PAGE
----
“I gave my love a chicken that had no bones”
I’ve been rather dreading writing this. I’m not sure I’ll be able to fully explain why, but then again, maybe I don’t have to.
When I think about Phil Ochs, my Phil Ochs, the one that I have invented by listening to him singing, Changes just doesn’t compute. And yet when I read about Phil, when I see what songs he sang live, when the votes are cast for Phil’s most popular songs, there it is, at the very heart of Phil’s sets throughout his career, at the heart of other people’s love for Phil. Obviously it’s me with the problem.
Trying to explain why you like something, or dislike something, seems a little pointless. Especially when that something is as obviously pretty as this. It’s a nice song. But then I don’t listen to Phil because he wrote nice songs. With Phil I always expect a little more. And more often than not I get it.
I’m not gonna bang on about it, but I will say this – I do find the relative popularity of Changes suspicious.
A funny little aside – which may or may not be slightly stupid…
Phil’s two most covered songs (at least during his lifetime) were almost certainly There But For Fortune and Changes. I don’t think it would be such all that controversial to suggest that these are also Phil’s most atypical songs.
One interesting thing to note (to me at least) is the gender divide in those who covered them. There But For Fortune was covered by Joan Baez, Francoise Hardy, Marianne Faithful and, even Cher.
Changes on the other hand is far more male, being covered by Gordon Lightfoot, Crispin St Peters, Gene Clark, George Hamilton IV and, most recently, Neil Young. Of course women covered Changes too, and men have sung There But For Fortune, but the gender imbalance remains.
When Phil sang them the arrangements are almost identical – finger picked, restrained, gentle. In all instances mentioned above the covers of There But For Fortune remains the same, just about. That pleading caring unaltered. Changes on the other hand is nearly always played upbeat, jaunty even, inspired less by Phil’s version then by Gordon Lightfoot’s (at least I think his was the first to do this).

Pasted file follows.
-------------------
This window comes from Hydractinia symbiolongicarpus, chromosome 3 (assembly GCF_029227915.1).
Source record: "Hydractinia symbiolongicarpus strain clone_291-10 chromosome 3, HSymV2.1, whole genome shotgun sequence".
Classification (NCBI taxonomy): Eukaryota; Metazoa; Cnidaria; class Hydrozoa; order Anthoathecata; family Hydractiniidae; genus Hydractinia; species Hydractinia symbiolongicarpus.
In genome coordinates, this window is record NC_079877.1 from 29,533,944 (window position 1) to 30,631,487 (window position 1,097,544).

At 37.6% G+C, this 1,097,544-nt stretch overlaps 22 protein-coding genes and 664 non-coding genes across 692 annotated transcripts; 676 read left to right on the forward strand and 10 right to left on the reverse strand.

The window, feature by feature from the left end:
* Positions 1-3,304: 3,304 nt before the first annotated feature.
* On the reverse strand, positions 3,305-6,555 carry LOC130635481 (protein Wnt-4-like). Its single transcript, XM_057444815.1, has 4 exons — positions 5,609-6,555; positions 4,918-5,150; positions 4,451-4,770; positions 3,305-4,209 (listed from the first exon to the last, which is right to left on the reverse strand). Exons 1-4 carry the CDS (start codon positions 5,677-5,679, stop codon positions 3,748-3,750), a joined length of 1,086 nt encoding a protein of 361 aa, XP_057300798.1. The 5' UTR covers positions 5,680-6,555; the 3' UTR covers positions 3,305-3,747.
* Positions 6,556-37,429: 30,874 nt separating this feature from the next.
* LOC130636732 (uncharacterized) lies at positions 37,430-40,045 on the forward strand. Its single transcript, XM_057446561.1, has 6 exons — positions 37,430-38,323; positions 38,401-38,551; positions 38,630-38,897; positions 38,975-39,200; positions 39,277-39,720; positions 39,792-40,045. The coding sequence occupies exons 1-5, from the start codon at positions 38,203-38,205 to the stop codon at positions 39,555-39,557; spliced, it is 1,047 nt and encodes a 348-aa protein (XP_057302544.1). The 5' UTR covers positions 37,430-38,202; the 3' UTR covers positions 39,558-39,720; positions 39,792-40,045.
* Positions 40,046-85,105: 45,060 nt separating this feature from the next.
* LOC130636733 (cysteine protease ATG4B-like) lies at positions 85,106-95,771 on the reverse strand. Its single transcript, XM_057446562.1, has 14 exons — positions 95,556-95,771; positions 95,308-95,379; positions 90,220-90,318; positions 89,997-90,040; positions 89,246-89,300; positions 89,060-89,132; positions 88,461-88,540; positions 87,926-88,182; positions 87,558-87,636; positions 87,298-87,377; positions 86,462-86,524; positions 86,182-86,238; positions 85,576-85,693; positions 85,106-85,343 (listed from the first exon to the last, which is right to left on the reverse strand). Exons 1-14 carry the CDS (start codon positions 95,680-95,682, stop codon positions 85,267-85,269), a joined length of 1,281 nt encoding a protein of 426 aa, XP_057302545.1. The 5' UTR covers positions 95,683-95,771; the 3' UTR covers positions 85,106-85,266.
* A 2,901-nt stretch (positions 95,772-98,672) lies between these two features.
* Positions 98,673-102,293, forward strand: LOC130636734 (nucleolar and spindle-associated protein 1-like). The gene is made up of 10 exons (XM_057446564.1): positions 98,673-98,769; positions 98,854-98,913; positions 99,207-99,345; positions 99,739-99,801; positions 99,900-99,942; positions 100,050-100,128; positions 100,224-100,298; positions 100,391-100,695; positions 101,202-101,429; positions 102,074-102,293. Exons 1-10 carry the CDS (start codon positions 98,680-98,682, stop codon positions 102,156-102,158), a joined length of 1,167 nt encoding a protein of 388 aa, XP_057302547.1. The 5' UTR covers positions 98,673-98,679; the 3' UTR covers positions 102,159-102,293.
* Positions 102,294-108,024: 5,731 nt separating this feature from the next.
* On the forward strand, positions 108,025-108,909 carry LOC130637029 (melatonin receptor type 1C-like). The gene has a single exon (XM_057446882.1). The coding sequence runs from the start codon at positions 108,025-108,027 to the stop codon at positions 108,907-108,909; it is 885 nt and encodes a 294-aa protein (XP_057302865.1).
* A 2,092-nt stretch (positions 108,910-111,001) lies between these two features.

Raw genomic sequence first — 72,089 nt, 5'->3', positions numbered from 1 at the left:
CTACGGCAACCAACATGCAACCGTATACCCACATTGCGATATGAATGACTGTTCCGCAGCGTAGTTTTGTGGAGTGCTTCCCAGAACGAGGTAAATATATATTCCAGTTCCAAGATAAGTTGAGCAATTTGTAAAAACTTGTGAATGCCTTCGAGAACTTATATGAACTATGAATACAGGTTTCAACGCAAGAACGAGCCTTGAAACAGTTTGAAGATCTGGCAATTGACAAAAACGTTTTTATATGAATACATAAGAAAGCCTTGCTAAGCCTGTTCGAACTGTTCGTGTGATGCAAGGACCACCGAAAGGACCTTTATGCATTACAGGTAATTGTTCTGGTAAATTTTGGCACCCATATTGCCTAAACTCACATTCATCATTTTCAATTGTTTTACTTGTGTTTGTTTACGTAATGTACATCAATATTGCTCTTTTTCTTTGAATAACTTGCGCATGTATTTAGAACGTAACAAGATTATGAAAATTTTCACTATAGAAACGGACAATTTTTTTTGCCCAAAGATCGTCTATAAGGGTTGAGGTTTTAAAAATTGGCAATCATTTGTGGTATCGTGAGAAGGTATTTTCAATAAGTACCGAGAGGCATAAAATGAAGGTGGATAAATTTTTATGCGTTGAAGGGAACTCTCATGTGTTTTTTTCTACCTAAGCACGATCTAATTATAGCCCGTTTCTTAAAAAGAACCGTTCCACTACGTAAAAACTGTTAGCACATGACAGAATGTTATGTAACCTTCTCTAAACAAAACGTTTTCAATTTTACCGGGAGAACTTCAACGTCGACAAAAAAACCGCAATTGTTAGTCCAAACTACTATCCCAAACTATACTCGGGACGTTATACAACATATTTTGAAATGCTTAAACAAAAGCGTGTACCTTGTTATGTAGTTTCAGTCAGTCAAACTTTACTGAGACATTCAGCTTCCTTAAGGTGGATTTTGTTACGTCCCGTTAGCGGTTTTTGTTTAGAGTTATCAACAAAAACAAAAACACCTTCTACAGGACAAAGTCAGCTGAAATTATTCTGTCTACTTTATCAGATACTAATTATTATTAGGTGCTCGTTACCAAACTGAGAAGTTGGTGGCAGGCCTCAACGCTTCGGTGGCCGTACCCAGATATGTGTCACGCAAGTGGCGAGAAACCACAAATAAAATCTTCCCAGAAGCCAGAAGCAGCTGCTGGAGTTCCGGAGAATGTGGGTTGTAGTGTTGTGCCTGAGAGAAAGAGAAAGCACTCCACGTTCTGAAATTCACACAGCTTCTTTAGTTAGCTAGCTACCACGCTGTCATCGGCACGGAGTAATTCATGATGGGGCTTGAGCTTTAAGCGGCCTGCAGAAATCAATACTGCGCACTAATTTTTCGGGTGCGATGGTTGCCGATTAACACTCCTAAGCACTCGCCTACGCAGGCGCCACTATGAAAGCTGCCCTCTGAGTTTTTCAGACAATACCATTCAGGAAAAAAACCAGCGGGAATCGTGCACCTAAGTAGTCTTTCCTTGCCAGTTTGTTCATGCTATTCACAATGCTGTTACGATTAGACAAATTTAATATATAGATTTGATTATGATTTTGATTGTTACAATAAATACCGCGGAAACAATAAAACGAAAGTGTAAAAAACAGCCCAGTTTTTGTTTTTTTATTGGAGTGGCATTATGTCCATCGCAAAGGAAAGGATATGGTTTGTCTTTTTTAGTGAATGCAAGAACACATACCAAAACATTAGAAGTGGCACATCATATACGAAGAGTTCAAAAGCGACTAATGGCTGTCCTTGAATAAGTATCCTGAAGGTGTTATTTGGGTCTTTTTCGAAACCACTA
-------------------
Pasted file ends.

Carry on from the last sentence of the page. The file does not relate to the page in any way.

The point that I am labouring towards is that Changes isn’t really a love song. It concerns love only by virtue of love being the normal topic of such songs. Instead it is something more primal, something more masculine if you will. Those aware of Phil’s personal life would be quick to link this song to his breakup from his wife (they never divorced however). Certainly it would be hard to disagree that that would have been at the very least a jumping off point. The song however has far more going on than that. It takes in nature, life and death, the universe, ageing – only the final verse seems directly to concern personal relationships. Even then it is not soppy, it is not romantic. If this concerns love then it concerns the point at which it dies. It isn’t so much a break-up song, and a dumping song. And it is undoubtedly the singer who is doing the dumping. (In the Jim and Jean version, it’s Jim who sings this last verse) –
Your tears will be trembling, now we’re somewhere else,
One last cup of wine we will pour
And I’ll kiss you one more time, and leave you on
the rolling river shores of changes.
Note – it is “your tears”, “I’ll kiss you” – it is plain who is doing the leaving here, who is in control.
To consider this as a “masculine” trait seems rather odd now, dated perhaps. In 1965 however it would have been rather less so. Dylan’s mid-sixties oeuvre is packed with untender put-downs (“you just kinda wasted my precious time”) for example. Which isn’t to say that Changes is cold or heartless, it’s just a little bit…put it this way, I can’t imagine anybody who has been dumped feeling particularly reassured by being told “Like petals in the wind, we’re puppets to the silver strings of souls”. Rather than empathise with his heartbroken ex, the singer instead chooses to point out how small and pointless we all are, set against the vastness of space and time such things as heartbreak are little more than whimsy.
The trouble is that for Phil at that time he had bigger battles to fight, bigger issues to sing about. Which leads neatly to the next song, a song that only Phil Ochs could have written…